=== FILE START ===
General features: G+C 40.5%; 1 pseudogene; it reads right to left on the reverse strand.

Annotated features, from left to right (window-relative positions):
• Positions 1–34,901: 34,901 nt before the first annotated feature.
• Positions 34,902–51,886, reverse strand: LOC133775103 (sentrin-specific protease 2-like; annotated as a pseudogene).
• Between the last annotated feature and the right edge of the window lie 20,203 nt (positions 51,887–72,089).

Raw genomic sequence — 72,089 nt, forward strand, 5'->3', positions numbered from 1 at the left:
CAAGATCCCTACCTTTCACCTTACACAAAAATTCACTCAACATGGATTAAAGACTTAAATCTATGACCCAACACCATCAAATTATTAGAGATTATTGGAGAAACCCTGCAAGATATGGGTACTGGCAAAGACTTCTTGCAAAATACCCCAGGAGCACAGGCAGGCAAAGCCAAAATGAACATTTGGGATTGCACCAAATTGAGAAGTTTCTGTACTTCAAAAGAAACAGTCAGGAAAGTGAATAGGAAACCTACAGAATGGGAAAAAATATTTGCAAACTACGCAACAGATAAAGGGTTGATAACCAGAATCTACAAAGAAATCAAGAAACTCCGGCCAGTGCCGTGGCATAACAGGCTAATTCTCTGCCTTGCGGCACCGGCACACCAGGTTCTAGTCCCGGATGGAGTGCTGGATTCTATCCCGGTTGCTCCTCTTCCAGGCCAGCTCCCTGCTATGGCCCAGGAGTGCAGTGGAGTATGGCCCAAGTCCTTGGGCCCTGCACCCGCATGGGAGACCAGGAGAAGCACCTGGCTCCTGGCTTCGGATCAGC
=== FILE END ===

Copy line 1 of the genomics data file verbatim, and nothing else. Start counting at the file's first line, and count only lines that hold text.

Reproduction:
General features: G+C 40.5%; 1 pseudogene; it reads right to left on the reverse strand.